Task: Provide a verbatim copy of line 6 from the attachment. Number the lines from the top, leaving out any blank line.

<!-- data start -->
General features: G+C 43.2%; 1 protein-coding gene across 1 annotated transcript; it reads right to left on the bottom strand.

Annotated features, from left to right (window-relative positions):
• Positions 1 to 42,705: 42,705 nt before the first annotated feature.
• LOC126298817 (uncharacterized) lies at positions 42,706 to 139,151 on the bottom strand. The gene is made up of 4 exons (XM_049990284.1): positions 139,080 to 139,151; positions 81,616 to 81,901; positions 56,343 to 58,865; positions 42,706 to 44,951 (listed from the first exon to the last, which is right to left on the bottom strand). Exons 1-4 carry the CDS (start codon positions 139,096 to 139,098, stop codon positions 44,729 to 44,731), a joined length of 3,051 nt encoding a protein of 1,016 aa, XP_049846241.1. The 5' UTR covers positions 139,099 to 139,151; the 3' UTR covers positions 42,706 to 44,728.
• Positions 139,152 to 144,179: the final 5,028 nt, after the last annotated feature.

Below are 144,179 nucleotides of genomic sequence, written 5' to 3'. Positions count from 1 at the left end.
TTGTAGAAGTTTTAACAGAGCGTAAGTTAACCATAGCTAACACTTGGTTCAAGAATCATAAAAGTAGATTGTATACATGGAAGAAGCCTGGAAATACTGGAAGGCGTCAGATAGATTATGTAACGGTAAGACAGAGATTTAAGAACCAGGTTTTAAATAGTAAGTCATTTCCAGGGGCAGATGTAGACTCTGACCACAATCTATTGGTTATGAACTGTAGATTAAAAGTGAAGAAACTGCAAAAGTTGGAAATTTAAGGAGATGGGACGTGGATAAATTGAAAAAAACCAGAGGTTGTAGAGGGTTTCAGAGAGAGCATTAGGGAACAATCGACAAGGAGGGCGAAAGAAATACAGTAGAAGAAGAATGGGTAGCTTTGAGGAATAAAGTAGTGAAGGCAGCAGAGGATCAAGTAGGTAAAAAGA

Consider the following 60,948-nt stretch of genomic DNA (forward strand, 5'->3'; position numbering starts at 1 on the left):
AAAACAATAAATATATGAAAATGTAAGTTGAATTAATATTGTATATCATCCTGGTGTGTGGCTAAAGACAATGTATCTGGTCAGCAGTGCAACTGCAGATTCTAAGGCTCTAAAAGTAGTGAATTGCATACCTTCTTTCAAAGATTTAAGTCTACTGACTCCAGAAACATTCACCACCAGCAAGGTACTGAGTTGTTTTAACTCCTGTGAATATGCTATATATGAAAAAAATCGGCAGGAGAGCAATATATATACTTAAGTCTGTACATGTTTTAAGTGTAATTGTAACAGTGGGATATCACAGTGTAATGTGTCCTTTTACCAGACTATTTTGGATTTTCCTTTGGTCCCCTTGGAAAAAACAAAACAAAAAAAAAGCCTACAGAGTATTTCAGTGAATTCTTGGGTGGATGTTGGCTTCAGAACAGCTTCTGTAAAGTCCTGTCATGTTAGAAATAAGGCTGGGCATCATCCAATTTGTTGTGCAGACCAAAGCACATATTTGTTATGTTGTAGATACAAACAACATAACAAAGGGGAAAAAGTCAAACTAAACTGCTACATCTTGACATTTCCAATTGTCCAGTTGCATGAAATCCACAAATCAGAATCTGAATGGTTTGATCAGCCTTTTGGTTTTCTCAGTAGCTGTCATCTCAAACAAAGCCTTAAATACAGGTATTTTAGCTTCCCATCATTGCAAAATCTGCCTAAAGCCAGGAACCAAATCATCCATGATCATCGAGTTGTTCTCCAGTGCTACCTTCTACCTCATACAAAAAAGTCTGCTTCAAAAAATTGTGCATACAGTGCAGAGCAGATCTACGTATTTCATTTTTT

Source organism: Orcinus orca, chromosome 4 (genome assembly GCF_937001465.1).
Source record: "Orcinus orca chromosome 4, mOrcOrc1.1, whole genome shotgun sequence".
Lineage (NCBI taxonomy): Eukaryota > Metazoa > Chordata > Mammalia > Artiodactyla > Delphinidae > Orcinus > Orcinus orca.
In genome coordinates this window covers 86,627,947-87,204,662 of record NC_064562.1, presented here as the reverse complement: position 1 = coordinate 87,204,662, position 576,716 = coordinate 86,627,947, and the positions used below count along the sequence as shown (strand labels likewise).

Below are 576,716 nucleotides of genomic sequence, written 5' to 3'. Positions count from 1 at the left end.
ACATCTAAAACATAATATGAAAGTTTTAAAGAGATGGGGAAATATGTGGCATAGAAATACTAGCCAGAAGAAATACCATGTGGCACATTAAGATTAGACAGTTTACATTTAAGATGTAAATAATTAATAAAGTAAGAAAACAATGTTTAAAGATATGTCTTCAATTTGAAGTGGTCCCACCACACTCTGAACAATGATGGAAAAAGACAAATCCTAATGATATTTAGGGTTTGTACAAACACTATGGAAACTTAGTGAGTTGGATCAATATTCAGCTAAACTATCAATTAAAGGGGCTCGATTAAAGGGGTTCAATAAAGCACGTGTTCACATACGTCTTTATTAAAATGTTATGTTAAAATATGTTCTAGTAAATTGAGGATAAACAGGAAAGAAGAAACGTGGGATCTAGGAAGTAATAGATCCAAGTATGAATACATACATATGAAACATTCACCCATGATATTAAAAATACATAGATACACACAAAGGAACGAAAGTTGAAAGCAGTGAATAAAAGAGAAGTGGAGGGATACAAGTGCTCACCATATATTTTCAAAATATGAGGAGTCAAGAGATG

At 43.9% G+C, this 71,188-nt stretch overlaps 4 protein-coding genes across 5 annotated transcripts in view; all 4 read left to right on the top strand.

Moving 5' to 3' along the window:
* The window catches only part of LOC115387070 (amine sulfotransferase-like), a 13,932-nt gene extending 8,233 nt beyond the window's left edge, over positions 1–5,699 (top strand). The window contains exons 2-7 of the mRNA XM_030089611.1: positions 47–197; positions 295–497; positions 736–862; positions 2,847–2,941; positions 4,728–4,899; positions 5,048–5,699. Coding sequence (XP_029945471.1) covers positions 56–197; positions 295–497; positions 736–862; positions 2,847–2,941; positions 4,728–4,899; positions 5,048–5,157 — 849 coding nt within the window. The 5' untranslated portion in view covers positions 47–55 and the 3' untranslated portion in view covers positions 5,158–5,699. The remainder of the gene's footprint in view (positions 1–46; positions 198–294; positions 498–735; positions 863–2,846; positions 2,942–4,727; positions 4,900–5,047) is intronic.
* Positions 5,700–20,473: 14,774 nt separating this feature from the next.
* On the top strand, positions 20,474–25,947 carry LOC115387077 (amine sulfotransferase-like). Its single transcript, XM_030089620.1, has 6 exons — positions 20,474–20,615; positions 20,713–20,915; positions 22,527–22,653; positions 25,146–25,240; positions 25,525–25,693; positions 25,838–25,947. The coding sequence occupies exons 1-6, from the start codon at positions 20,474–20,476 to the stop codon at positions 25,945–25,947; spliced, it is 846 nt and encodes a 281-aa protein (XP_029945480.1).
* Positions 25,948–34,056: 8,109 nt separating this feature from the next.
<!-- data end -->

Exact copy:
Below are 144,179 nucleotides of genomic sequence, written 5' to 3'. Positions count from 1 at the left end.